Have you ever watched the horses in the paddock or post parade and felt soooooo strongly about an entrant? Whether it was a longshot or a favorite, you just knew the horse couldn’t get beat. You had such a solid hunch over it that you bet that big chunk of change you brought with you to last a 10 race card on the 2nd race…. and the horse finishes up the track, barely beating the ambulance.
Now you’ve lost your money, your ego is probably a little bruised, and you have nothing to bet with to keep you occupied for the next 6 hours. There goes your entire day.
So what do you do?
As the jockeys are galloping back towards the grandstand to unsaddle and walk past the spectators on their way to the jocks room, it’s so tempting to vent your frustration and let the rider of your horse know exactly how you feel about them and their finish. Before you do that, take a deep breath and think for just a moment…
While that little bit of money you put on the line for this race might be your wagering bankroll for the day, it is trivial in comparison to what that jockey puts on the line each time they ride… risking their life and their livelihood. So maybe you lost your spending allowance for the day or the week or even the month depending on your gambling style. This is fun for you… a game, a hobby.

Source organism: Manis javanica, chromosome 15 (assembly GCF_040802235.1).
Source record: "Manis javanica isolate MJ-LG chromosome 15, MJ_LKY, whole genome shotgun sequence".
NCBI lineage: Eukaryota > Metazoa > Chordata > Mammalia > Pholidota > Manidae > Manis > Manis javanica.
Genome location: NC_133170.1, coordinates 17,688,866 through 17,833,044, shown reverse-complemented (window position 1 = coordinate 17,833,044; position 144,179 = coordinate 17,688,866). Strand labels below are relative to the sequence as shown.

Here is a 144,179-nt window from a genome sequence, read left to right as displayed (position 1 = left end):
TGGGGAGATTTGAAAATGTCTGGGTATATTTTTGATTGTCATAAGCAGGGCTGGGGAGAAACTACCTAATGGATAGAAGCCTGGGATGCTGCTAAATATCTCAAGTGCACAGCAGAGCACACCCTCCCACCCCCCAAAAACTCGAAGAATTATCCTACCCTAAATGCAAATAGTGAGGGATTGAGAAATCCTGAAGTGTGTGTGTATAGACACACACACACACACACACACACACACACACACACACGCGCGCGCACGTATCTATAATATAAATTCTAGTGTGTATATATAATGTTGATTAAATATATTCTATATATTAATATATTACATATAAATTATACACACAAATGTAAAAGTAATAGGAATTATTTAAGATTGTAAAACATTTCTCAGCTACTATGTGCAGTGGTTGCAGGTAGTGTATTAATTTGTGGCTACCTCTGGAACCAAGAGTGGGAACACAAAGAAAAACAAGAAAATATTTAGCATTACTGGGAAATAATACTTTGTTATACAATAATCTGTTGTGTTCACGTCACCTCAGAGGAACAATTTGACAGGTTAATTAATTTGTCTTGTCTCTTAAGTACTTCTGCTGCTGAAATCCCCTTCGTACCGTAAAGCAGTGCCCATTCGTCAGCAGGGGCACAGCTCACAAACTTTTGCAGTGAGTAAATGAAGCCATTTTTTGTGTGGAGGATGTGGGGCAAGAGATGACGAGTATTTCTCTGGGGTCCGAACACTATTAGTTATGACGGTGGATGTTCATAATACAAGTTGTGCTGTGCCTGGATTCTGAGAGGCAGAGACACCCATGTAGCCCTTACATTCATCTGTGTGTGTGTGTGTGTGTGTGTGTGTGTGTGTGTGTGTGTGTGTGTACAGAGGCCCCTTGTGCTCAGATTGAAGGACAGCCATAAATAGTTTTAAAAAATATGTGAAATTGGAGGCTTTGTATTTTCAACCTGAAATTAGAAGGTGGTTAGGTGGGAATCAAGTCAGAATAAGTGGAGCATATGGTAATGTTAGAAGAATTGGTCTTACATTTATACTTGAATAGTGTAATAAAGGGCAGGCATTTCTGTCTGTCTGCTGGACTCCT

For those riders, it is their job… their career… their everything.
Maybe that jockey was depending on a win to be able to pay the rent and keep a roof over his and his family’s head. Maybe that jockey has a child at home with health problems and astronomical medical bills that a $65 jocks mount isn’t even going to put a dimple in. Maybe that jockey is coping with injury and pushing through severe pain to ride.
Maybe that jockey is more than just a name on a program.
Nobody wants to win more than the person sitting on the back of that horse. Anytime you go out on the track, there’s a possibility you might not come back. It doesn’t matter who you are, how talented you are, or how many races you’ve won. It can happen to anyone. Not only do you have to love what you do, but the reward must be worth the risk. As someone who has been in those shoes (errr….boots), we have to compartmentalize everything else going on in our lives to ride the best race possible for the owners, trainers and for the bettors who are also counting on us. It’s horse racing. We know there is nothing such as a sure thing. One week you may be winning races every day, then there might be a slump where it’s weeks before you see the winner’s circle again.
I’ve seen jockeys haggled and harassed at the racetrack by upset bettors. I’ve experienced people sending vile and threatening emails and messages online. I’ve even heard upset trainers and owners talking about jockeys like they are worse than a rabid raccoon in the feed room.
But we always need to remember that these riders are more than just a jockey. They are fathers, mothers, sons, daughters, hard workers and good people who are putting themselves out there to be critiqued in the public eye. So next time you see your favorite jockey run last on a favorite you bet the farm on and you want to let them have a piece of your mind, remember that nobody will be harder on them than themselves. Just shake it off, hope for better luck, and be grateful that even though your pockets are a little lighter today, everyone came home safe and sound.
There is always next time.
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